According to Sorenson, hospitals not only pay the high salaries offered to travel nurses, but also commission travel nurse agencies. Utah hospitals are trying to avoid hiring nurses from other hospitals in the state. However, employment from neighboring states, such as Colorado, can mean that Colorado hospitals are poaching from Utah.

Adam Seth Ritwin, an associate professor of labor relations at Cornell University, said: “It is a conservative term to call the registered nurse labor market a” cut throat “because of the surge in hospitalizations due to COVID. “Even if the healthcare department somehow finds more beds, it can’t just go out and buy more front-line caregivers.”

Ritwin said he was happy to see the labor market rewarding essential workers: women and people with disproportionately high wages. Under normal circumstances, the market allows people to decide where they work and what wages are ideal.

“On the other hand, we are not operating under normal circumstances,” he said. “In the midst of a serious public health crisis, I am worried that the individual incentives faced by one hospital and the individual RNs of the other may be in fierce conflict with the needs of society as a whole. “

Some hospitals are looking for ways to overcome staffing challenges without wasting budget. This can include changing the ratio of nurses to patients, which can affect patient care. In Utah, the Hospital Association is discussing with the State Nursing Commission to allow nursing students in the final year of training to be certified early.

Growth industry

Meanwhile, the business of companies such as Wanderly and Krucial Staffing, centered on healthcare staff, is booming.

“When COVID first started and New York was the epicenter, we saw it on Wanderly and said,’OK, it’s time to shine,'” said a health-enabled website. David Deane, Senior Vice President of Wanderly, said. Care professionals compare offers from different institutions. “Now is the time to help nurses reach these destinations as soon as possible, and help recruiters get those nurses.”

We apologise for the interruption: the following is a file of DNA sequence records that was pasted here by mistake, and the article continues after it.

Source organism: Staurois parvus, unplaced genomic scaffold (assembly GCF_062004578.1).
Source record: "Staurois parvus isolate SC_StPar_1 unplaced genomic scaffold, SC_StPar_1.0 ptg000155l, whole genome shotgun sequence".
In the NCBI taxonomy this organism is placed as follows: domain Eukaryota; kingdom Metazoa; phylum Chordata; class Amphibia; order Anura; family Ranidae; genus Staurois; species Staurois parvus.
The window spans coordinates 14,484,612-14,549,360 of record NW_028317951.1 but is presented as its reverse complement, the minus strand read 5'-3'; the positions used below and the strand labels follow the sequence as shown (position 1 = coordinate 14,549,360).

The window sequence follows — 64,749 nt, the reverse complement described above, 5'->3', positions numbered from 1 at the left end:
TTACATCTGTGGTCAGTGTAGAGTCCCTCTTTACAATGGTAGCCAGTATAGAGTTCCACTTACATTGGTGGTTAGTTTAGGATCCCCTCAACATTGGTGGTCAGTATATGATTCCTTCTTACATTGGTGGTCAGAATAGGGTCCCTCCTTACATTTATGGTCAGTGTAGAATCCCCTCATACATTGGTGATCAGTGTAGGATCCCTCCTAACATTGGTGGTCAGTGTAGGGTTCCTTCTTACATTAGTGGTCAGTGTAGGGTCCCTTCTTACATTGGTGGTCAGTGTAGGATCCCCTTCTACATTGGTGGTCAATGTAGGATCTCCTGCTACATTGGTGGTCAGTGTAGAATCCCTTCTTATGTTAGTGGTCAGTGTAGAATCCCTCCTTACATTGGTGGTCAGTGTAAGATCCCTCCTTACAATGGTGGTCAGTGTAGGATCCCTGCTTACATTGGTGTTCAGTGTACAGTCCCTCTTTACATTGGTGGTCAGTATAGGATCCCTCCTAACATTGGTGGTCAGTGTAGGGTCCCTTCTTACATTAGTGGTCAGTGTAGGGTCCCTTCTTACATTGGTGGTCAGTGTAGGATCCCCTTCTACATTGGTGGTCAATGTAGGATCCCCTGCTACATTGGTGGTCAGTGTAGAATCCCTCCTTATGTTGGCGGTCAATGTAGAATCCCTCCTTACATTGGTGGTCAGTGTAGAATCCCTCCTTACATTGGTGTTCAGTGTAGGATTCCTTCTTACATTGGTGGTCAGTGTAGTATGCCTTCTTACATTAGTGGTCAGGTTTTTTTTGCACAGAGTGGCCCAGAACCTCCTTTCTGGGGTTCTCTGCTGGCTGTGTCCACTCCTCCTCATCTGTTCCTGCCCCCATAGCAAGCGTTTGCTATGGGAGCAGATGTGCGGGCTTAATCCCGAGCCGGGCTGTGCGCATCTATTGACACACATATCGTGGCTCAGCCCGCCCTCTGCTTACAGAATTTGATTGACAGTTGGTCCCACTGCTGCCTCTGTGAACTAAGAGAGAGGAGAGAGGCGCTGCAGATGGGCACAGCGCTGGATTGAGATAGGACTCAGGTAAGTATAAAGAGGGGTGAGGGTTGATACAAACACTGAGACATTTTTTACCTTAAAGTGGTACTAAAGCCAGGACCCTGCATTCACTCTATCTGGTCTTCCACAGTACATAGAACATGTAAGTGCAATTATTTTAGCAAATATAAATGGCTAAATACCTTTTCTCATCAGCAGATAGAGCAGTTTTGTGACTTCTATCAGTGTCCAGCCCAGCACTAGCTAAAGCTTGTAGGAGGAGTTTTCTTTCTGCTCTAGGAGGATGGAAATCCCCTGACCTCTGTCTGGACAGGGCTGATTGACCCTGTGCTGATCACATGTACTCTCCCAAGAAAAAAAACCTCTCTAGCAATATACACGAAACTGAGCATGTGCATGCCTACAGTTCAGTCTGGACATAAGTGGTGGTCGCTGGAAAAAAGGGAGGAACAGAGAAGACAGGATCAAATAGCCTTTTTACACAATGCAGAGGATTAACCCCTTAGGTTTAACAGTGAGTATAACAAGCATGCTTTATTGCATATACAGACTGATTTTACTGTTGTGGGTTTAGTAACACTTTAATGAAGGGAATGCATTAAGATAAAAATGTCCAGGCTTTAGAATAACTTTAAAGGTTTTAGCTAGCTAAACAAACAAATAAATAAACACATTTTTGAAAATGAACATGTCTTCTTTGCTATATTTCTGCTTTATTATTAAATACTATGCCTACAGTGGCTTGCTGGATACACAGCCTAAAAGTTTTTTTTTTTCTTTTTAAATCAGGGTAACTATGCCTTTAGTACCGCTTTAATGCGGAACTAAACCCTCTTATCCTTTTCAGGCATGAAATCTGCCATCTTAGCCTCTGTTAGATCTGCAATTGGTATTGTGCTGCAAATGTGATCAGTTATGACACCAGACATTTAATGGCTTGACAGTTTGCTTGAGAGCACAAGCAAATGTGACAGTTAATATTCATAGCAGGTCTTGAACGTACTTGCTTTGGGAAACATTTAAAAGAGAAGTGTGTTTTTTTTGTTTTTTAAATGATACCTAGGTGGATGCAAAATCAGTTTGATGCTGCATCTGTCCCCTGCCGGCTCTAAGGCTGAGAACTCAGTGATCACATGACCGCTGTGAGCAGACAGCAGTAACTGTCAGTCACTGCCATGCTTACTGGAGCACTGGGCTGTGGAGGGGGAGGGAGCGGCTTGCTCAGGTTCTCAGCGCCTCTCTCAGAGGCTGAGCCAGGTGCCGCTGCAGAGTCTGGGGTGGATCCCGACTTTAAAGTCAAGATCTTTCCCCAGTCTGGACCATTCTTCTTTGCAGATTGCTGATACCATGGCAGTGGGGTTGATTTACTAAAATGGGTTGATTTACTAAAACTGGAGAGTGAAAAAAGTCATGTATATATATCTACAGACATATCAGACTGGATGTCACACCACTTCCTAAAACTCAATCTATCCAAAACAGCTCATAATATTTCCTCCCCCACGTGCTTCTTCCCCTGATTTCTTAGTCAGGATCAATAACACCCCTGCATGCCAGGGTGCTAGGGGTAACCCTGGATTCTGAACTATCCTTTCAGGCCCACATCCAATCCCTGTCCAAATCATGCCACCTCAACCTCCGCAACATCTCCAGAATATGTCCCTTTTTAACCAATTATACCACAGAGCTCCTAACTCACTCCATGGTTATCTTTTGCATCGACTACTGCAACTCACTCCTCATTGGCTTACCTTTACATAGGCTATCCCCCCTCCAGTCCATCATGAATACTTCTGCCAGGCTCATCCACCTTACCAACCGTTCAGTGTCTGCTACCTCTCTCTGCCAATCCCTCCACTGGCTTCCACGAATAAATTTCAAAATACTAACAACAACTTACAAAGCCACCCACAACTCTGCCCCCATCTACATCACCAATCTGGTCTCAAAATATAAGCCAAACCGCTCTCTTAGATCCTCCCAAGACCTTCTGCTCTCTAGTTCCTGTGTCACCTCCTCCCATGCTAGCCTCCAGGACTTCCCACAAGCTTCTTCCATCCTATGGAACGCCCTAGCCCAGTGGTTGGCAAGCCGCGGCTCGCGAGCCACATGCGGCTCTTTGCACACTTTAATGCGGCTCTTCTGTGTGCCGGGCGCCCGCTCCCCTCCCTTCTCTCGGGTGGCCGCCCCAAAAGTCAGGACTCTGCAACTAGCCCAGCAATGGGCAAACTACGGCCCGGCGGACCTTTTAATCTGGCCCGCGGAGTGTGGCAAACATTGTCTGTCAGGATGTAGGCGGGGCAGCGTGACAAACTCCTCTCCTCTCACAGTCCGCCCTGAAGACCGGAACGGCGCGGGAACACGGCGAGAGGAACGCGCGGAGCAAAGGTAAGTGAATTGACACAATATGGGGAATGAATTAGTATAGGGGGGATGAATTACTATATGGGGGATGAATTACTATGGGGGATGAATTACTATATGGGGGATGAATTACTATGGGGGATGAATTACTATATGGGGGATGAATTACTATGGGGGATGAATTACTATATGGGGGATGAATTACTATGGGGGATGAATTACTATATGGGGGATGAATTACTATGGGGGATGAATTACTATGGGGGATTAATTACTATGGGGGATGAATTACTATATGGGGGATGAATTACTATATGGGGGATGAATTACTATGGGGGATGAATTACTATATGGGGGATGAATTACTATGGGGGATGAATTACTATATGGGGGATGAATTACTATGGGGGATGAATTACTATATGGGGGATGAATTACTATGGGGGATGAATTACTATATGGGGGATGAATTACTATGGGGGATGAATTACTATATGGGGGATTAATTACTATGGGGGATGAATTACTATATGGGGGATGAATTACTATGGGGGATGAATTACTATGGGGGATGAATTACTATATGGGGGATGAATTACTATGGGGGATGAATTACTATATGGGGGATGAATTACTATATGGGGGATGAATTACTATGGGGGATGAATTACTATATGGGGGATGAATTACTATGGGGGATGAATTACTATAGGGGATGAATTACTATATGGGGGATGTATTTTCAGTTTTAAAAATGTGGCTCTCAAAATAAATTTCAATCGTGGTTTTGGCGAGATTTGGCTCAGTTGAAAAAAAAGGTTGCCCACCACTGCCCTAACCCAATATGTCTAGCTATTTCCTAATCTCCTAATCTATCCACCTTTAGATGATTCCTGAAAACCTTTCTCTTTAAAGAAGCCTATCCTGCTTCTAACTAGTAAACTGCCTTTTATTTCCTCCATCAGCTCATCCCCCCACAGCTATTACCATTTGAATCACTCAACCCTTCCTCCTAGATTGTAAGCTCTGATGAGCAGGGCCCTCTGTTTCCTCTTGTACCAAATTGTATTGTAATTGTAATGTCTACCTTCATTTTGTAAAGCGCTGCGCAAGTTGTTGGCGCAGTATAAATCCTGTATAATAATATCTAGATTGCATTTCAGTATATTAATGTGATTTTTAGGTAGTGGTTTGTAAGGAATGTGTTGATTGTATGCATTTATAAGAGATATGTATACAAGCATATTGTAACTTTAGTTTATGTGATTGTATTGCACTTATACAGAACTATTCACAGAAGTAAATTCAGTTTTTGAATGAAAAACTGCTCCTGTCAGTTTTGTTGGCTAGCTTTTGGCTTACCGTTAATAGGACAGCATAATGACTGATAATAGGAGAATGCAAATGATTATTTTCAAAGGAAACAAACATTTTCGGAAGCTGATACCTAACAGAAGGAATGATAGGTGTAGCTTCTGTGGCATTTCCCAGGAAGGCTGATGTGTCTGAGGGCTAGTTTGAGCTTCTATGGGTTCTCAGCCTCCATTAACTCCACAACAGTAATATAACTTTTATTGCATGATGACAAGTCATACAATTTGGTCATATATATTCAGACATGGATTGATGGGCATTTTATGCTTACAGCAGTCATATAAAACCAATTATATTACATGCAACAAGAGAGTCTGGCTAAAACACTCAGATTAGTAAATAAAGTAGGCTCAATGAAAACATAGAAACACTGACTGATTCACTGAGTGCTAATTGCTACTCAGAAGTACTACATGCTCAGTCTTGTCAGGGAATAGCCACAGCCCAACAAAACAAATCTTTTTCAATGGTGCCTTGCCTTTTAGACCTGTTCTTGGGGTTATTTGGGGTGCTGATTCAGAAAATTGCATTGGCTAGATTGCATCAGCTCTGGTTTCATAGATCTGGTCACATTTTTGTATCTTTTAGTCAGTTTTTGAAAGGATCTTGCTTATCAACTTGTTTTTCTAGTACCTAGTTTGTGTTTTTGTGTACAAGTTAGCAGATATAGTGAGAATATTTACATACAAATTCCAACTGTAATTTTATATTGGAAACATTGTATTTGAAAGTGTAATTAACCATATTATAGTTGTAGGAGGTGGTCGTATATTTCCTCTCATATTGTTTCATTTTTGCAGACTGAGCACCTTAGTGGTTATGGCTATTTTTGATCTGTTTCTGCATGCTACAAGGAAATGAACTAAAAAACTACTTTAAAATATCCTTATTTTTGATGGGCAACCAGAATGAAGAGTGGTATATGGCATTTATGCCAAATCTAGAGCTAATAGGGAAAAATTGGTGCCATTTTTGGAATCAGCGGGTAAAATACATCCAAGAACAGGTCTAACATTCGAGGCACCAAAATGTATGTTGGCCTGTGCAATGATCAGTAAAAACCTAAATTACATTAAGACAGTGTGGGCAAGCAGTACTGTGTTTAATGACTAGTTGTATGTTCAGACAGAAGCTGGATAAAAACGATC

According to Dean, the company has doubled its staff since the pandemic began. Demand is skyrocketing. Rocky Mountain states appear on the site up to 20 times more job listings than in January. And more and more people are meeting that demand.

According to data from the 2018 National Survey, about 31,000 travel nurses were working nationwide. Currently, Dean estimates that there are at least 50,000 travel nurses. Dean, who calls travel nurses “superheroes,” suspect that many of them are post-operative nurses who were dismissed when the hospital stopped selective surgery during the initial blockade.
The competition for nurses, especially those with ICU experience, is fierce. After all, South Dakota hospitals aren’t just competing with facilities in other states.

“We needed the help of COVID, so we sent nurses to Aruba, the Bahamas, and Curacao,” Dean said. “You go there, make $ 5,000 a week and pay all the money, right? Who’s going to say yes?”

Krucial Staffing specializes in sending healthcare professionals to disaster sites using military-style logistics. It filled the hotel and rented dozens of buses to take nurses to hotspots in New York and Texas. CEO Brian Cleary says the company’s administrative staff has grown from 12 to over 200 since the pandemic began.

“Now we have the highest amount we’ve ever had,” said Cleary, who added about 1,000 nurses to the “reserve” roster on Halloween weekend alone.

Despite the drawbacks of gigs not being covered by health insurance and the fact that they are a volatile boom, some overtime nurses have a base rate of $ 95 per hour and 10,000 per week. He said some people would come back in dollars. And the bust market.

Hidden cost

Amber Hazard, who lives in Texas, started as an ICU nurse on a trip before the pandemic and said that such eye-catching amounts come with hidden fees and are paid sanely.

“How this affects your soul is not something you can pay for,” she said.